Veteran Stories:
Frank Henry “Brownie” Cramp


  • Photo taken in 1939, in Portsmouth Barracks. Frank Cramp, 18, is approximately a month into his training with the Royal Marines.

    Frank Cramp
  • Frank Cramp, with the 45 Commando, somewhere in Britain (possibly Eastbourne) before D-day.

    Frank Cramp
  • Frank Cramp, 18, a month into training with the Royal Marines, Portsmouth Barracks, 1939.

    Frank Cramp
  • Frank Cramp in Olds, Alberta during an event for The Memory Project: Stories of the Second World War, June 29, 2010 .

    Historica Canada
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"And every bullet that hit him knocked him back about six inches, still with his gun dangling in his hand and he was going back, back, back, blood coming out everywhere."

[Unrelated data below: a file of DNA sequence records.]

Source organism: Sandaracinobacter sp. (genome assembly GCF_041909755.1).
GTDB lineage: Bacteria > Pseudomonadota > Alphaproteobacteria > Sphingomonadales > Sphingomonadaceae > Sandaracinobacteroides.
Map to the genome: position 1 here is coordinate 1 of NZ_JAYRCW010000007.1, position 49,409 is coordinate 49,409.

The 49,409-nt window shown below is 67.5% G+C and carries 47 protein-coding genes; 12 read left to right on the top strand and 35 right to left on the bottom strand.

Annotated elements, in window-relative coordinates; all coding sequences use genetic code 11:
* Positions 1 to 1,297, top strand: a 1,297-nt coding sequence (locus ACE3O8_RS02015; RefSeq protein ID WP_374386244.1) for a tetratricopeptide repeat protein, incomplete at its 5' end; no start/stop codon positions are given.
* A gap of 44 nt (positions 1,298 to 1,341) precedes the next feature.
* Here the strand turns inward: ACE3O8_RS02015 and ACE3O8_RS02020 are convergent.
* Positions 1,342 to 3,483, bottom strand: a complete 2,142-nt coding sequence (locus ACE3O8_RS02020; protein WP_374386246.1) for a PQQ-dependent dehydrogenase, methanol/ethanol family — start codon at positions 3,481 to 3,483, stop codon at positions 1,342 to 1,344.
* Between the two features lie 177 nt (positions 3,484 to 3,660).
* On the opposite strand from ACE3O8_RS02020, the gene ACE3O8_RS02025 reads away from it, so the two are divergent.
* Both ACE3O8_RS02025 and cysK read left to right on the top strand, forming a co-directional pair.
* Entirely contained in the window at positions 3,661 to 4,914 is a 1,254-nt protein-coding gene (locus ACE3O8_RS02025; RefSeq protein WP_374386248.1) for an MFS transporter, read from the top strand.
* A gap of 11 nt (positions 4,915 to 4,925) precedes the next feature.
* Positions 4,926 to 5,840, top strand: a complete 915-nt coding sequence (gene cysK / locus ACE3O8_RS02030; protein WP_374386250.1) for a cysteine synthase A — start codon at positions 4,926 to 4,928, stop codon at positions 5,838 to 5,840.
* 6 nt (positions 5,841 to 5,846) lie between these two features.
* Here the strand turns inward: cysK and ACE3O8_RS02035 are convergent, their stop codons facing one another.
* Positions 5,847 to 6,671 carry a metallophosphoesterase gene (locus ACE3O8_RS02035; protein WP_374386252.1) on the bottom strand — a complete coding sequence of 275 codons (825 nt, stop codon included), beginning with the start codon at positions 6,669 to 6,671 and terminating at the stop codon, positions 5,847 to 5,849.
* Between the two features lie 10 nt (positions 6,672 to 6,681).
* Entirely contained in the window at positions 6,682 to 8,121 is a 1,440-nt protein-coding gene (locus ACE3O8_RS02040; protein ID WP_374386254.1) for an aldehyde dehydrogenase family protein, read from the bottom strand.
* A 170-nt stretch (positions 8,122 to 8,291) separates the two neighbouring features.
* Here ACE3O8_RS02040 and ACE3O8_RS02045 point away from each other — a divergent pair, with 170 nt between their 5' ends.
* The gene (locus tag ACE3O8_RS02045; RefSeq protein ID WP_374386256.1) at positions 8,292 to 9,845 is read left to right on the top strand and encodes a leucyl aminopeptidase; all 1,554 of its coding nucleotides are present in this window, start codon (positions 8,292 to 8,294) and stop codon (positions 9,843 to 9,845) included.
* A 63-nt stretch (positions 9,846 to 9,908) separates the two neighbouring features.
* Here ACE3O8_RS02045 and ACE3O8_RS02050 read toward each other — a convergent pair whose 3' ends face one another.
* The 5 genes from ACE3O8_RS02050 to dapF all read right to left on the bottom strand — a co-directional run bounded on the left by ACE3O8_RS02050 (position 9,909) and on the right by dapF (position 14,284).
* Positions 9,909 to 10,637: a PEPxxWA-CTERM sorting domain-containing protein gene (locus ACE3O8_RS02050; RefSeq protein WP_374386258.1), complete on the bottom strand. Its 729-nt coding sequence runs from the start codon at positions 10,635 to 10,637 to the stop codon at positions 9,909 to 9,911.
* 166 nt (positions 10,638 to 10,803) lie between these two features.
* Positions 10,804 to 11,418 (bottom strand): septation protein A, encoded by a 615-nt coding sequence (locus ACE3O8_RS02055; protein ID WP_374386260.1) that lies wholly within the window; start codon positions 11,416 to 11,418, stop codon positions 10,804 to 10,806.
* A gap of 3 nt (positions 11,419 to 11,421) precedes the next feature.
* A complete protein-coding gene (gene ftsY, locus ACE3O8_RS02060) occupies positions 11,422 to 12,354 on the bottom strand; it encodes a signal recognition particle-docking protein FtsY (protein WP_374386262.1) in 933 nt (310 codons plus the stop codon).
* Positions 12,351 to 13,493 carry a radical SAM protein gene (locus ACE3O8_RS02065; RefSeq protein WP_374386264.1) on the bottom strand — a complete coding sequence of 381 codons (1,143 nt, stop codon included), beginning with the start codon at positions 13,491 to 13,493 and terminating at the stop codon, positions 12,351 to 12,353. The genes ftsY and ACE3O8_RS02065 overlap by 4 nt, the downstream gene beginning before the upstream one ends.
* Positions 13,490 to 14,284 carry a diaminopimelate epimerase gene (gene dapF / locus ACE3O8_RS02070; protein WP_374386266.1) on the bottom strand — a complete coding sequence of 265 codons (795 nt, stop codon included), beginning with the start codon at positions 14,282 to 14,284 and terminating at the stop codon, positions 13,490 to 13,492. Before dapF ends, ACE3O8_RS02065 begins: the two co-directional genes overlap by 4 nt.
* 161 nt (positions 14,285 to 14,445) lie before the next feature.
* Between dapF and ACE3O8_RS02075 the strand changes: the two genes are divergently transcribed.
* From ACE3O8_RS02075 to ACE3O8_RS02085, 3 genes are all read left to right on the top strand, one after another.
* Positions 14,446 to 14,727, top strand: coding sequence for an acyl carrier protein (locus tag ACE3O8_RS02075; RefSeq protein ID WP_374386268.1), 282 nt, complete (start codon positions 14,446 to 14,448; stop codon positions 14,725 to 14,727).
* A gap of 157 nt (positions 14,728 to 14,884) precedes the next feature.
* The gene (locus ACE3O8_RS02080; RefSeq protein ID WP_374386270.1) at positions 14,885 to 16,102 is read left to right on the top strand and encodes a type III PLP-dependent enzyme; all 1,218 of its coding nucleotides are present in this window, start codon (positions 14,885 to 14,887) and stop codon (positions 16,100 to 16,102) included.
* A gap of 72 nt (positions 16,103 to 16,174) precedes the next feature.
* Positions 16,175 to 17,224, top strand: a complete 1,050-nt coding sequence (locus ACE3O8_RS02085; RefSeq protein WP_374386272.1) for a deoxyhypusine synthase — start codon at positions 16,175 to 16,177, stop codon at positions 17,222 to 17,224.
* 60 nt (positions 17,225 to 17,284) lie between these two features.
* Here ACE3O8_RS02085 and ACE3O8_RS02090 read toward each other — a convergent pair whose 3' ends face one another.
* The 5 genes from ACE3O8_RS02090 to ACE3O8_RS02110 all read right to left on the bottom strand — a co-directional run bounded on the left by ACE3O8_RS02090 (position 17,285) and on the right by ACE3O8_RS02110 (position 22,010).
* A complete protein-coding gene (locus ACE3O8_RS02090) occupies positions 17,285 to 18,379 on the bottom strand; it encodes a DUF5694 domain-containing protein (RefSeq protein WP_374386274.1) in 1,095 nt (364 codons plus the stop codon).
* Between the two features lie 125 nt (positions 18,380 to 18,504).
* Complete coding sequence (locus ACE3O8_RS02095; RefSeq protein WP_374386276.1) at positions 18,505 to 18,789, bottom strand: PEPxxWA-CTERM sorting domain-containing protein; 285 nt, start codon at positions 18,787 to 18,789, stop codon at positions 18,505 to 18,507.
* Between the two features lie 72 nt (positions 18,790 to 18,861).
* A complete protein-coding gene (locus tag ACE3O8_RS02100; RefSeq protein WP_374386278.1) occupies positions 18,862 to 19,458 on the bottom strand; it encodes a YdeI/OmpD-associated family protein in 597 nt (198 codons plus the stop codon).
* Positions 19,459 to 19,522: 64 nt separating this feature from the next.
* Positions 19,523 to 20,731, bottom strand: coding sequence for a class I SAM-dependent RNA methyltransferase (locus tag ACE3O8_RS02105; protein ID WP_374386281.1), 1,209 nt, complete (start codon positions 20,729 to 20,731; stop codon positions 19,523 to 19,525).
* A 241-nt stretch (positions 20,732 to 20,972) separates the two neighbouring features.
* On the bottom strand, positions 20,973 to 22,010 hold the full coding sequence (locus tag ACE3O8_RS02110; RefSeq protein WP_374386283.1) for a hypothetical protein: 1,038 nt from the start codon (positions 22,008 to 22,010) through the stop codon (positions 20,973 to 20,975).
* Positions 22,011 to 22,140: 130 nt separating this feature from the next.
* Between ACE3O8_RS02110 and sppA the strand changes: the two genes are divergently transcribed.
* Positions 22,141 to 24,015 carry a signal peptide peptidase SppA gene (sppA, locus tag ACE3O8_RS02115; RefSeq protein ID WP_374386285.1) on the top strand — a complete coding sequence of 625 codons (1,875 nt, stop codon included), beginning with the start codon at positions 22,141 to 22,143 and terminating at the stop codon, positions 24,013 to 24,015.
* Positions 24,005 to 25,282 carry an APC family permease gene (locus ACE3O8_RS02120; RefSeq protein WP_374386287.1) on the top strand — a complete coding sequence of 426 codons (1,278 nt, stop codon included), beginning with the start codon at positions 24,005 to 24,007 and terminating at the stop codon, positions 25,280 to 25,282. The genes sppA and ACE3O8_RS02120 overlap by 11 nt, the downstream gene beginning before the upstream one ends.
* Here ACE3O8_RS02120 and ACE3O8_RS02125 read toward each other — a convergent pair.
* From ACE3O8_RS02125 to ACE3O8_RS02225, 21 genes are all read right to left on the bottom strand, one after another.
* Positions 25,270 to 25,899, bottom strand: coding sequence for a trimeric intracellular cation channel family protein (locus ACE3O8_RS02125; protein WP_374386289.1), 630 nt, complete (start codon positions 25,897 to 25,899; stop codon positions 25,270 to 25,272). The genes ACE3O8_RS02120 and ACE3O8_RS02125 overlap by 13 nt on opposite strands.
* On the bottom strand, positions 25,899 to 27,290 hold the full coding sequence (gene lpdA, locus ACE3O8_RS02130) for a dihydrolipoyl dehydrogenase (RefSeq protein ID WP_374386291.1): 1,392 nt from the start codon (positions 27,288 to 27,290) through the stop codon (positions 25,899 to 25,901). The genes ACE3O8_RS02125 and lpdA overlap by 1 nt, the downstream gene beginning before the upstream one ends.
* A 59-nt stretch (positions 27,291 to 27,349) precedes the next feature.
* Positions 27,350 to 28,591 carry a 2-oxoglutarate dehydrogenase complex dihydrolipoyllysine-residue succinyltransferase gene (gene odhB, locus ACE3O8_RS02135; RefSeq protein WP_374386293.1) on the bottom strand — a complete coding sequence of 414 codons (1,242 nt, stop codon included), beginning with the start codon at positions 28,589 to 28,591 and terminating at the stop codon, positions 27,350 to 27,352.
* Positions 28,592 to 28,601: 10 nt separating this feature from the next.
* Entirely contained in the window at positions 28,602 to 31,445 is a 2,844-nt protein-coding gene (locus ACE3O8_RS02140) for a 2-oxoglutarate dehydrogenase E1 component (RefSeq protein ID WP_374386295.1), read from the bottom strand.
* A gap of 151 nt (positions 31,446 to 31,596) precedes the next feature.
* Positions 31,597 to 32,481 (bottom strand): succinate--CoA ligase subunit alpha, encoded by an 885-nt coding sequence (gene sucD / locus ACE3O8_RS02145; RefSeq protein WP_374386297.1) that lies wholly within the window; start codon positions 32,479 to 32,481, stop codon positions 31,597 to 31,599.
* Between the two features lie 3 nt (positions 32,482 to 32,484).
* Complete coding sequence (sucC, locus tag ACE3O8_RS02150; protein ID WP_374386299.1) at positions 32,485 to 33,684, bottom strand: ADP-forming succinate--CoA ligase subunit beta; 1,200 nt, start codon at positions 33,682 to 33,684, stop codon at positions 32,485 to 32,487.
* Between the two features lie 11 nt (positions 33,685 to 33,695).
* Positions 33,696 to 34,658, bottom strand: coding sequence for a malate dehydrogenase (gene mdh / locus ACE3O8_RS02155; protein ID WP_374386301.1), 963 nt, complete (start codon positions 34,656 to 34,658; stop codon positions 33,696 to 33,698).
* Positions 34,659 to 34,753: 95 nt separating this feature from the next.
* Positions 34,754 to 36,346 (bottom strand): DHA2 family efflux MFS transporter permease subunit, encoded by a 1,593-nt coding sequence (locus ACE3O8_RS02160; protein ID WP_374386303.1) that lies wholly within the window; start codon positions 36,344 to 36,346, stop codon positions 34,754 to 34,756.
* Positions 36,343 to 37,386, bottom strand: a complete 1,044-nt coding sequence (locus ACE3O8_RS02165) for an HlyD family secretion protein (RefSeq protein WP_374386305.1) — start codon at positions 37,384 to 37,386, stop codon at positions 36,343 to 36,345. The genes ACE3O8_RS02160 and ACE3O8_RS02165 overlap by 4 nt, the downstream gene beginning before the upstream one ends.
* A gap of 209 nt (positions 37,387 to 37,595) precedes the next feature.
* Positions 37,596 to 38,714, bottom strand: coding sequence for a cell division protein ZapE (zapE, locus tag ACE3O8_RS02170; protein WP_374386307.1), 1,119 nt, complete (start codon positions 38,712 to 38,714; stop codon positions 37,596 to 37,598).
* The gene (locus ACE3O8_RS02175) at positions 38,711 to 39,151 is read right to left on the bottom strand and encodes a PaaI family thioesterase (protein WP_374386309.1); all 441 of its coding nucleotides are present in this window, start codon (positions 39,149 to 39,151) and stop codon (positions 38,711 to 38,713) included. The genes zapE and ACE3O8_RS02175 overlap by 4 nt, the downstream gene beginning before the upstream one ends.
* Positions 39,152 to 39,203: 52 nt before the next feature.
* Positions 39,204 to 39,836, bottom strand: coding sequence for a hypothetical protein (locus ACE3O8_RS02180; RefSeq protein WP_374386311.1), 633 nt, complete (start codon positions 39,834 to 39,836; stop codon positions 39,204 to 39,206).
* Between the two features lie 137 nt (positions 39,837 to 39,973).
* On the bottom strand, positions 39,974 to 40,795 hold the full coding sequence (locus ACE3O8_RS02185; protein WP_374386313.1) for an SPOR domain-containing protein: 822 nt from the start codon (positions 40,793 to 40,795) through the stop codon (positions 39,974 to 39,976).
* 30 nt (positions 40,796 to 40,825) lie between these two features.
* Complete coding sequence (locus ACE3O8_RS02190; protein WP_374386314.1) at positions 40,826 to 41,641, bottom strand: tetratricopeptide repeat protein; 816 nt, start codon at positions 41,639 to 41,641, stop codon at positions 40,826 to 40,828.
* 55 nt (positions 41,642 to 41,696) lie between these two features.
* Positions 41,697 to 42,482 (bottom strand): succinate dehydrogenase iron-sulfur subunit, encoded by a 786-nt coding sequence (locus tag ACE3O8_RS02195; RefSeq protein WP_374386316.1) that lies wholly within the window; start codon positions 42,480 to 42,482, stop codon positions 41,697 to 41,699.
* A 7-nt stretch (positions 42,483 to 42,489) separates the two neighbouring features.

This is the story in my mind forever. To back out, they had to have protection so they picked me and my number two man on the Bren Gun to defend them whilst they retreated. So they retreated, didn’t see them anymore until later but the two of us kept passing each other, firing at the enemy, slowing them down, move back another 50 feet and fire again and move back, fire again. That’s what we was doing. And then I lost my number two during that time. He… not lost there, he got lost, I couldn’t find him. So I was on my own and I was getting close to my base there and I thought, well gee, I’ll make one big dash and I’ll be back to that little schoolyard or post office, where we had left. So I fired off a burst of the Bren Gun, put a new magazine on, luckily - which I was always taught to do - and turned around and started running, like mad. Running there, with the Bren Gun there. I came to, on my left was a fence, a stone metal fence that you have between the gardens now, you know the very thick wire? So I’m rushing like mad and I tripped and I fall over, kind of backwards and onto my back with my legs facing the fence and I banged down there, with my Bren Gun over across my chest there, facing upwards and towards the fence. At the same time as I hit the ground and open me eyes, there was a German which looked huge to me. He was huge because I was looking, I realized, because I’m looking from the ground up. And he is behind the fence, just approaching it and the fence is about, I’d say 30 feet away from me. And he came up, had a machine gun, he came up the fence and brought the machine gun up to his shoulder and he fired a whole magazine of ammunition at me from 30 feet, and he didn’t hit me. Now, I was laying… I’m still laying on my back. As soon as I saw him and he started shooting, I, funny enough, automatically thought of crossing my legs to protect myself from the groin down, you know what I mean. It automatically come to my mind, I don’t want to get hit there! So I crossed my legs, yeah. And my body was shaking with every round, I shook like that, shook, shook, shook, waiting for a thud of bullets to come into me. The ground was going up all around me and it was going flashing through my mind, I’ve had it, I’ve had it, like you know. And then he stopped firing. And he ceased firing and I looked at him, he brought his hand up and whipped the magazine off that was empty and then he brought his hand back to get another magazine to put on. But he couldn’t open his flap. He couldn’t open that, for some reason, he was fiddling around there. And whilst he was fiddling there, I brought the gun over and opened my legs up and fired from the laying position and I fired about twenty - I didn’t fire all the rounds - I fired about 20 rounds. And each bullet hit him in the chest and his whole chest burst out in red, terrible sight. And every bullet that hit him knocked him back about six inches, still with his gun dangling in his hand and he was going back, back, back, blood coming out everywhere. And then I noticed that there was another two Germans coming on his right hand side, two fellows, one behind the other. They saw what was happening. They stopped. One brought his rifle up to fire at me, so I had to, that’s when I stopped shooting at this guy, brought it around to the other one, fired him and luckily I hit him. He went down. The other fellow got in a panic, dropped his rifle, turned around and ran like mad back to go around a brick building. He disappeared. I jumped up, naturally, and ran like mad. And got to this post office or school or whatever it was, and there was a wall there, it was about five-foot high and I think I went over that wall with the gun held in one hand and I think I went over there in one leap. There was a commando looking over the top of it. He said, Jesus, he said, I saw all that, Crampy - this is what they called me, Crampy - I saw all that, Crampy, he said, what the bloody hell happened there? I said, don’t ask me, I said, but he tried to get me and he just didn’t. And from then on, it was getting out and back to our own lines and that’s quite another story.
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